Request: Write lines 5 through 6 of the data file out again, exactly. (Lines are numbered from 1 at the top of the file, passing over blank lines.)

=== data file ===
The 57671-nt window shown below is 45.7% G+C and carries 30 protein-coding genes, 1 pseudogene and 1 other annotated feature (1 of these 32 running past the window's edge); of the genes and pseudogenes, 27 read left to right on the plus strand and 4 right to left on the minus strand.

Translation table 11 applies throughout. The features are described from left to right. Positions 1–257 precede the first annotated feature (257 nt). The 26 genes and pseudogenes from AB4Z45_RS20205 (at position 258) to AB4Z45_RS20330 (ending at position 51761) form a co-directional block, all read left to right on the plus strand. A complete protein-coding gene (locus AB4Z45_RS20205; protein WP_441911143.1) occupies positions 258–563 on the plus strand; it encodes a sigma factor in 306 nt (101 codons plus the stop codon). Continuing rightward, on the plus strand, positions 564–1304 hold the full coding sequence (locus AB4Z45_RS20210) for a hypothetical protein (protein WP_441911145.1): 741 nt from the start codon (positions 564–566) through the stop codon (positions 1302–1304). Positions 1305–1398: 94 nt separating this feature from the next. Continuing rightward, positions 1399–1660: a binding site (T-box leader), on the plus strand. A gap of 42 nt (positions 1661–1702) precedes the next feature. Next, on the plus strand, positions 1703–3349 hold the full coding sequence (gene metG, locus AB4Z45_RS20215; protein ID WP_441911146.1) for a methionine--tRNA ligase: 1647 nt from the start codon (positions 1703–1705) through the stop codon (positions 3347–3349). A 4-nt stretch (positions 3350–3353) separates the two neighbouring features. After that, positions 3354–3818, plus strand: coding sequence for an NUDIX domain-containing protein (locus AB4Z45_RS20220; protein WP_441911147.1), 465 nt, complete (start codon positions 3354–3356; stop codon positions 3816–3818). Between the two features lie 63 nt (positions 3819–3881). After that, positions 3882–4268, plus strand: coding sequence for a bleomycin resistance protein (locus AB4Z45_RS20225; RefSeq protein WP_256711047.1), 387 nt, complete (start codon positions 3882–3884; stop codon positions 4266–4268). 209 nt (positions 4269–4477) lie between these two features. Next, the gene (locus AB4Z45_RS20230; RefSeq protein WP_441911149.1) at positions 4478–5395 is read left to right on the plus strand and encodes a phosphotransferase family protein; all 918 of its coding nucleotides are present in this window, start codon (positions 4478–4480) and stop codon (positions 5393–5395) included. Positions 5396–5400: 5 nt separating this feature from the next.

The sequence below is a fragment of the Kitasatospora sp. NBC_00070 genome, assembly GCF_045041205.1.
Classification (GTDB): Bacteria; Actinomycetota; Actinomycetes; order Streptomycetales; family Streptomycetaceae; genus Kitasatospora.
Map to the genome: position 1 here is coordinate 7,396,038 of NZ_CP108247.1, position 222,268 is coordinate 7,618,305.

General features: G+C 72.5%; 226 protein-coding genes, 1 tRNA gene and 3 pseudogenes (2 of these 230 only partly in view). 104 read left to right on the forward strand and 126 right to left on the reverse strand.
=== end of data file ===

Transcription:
Map to the genome: position 1 here is coordinate 7,396,038 of NZ_CP108247.1, position 222,268 is coordinate 7,618,305.

General features: G+C 72.5%; 226 protein-coding genes, 1 tRNA gene and 3 pseudogenes (2 of these 230 only partly in view). 104 read left to right on the forward strand and 126 right to left on the reverse strand.